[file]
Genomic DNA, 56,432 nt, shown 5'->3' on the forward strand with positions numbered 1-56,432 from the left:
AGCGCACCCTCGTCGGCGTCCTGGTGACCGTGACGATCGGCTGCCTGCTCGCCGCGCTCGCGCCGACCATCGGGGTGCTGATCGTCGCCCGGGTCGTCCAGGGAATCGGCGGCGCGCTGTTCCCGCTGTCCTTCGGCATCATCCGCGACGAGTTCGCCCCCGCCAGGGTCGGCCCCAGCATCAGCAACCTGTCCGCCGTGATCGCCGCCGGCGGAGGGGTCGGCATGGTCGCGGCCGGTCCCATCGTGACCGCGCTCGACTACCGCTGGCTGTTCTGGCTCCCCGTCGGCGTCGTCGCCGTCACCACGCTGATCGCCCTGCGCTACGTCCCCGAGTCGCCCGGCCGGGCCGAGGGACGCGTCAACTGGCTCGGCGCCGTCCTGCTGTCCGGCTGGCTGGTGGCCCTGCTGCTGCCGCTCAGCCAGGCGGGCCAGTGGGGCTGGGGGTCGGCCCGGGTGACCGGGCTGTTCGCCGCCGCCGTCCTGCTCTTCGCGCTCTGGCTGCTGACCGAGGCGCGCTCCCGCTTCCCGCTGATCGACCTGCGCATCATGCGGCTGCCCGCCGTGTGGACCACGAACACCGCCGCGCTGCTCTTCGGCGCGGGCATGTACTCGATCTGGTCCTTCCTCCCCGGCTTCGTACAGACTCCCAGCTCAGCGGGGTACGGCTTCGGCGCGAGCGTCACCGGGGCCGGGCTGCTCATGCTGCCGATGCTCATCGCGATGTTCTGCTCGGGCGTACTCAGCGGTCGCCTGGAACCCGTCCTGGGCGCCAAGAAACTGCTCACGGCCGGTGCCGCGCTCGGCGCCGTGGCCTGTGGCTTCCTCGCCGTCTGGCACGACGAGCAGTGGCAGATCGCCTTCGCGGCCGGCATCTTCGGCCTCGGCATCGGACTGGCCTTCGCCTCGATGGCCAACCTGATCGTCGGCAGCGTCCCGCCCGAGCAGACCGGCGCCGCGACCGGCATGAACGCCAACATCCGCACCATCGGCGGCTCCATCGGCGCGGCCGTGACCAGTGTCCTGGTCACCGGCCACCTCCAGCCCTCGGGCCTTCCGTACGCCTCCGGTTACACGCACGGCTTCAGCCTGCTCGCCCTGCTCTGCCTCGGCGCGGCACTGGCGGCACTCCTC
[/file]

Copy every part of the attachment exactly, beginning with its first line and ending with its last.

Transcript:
Genomic DNA, 56,432 nt, shown 5'->3' on the forward strand with positions numbered 1-56,432 from the left:
AGCGCACCCTCGTCGGCGTCCTGGTGACCGTGACGATCGGCTGCCTGCTCGCCGCGCTCGCGCCGACCATCGGGGTGCTGATCGTCGCCCGGGTCGTCCAGGGAATCGGCGGCGCGCTGTTCCCGCTGTCCTTCGGCATCATCCGCGACGAGTTCGCCCCCGCCAGGGTCGGCCCCAGCATCAGCAACCTGTCCGCCGTGATCGCCGCCGGCGGAGGGGTCGGCATGGTCGCGGCCGGTCCCATCGTGACCGCGCTCGACTACCGCTGGCTGTTCTGGCTCCCCGTCGGCGTCGTCGCCGTCACCACGCTGATCGCCCTGCGCTACGTCCCCGAGTCGCCCGGCCGGGCCGAGGGACGCGTCAACTGGCTCGGCGCCGTCCTGCTGTCCGGCTGGCTGGTGGCCCTGCTGCTGCCGCTCAGCCAGGCGGGCCAGTGGGGCTGGGGGTCGGCCCGGGTGACCGGGCTGTTCGCCGCCGCCGTCCTGCTCTTCGCGCTCTGGCTGCTGACCGAGGCGCGCTCCCGCTTCCCGCTGATCGACCTGCGCATCATGCGGCTGCCCGCCGTGTGGACCACGAACACCGCCGCGCTGCTCTTCGGCGCGGGCATGTACTCGATCTGGTCCTTCCTCCCCGGCTTCGTACAGACTCCCAGCTCAGCGGGGTACGGCTTCGGCGCGAGCGTCACCGGGGCCGGGCTGCTCATGCTGCCGATGCTCATCGCGATGTTCTGCTCGGGCGTACTCAGCGGTCGCCTGGAACCCGTCCTGGGCGCCAAGAAACTGCTCACGGCCGGTGCCGCGCTCGGCGCCGTGGCCTGTGGCTTCCTCGCCGTCTGGCACGACGAGCAGTGGCAGATCGCCTTCGCGGCCGGCATCTTCGGCCTCGGCATCGGACTGGCCTTCGCCTCGATGGCCAACCTGATCGTCGGCAGCGTCCCGCCCGAGCAGACCGGCGCCGCGACCGGCATGAACGCCAACATCCGCACCATCGGCGGCTCCATCGGCGCGGCCGTGACCAGTGTCCTGGTCACCGGCCACCTCCAGCCCTCGGGCCTTCCGTACGCCTCCGGTTACACGCACGGCTTCAGCCTGCTCGCCCTGCTCTGCCTCGGCGCGGCACTGGCGGCACTCCTC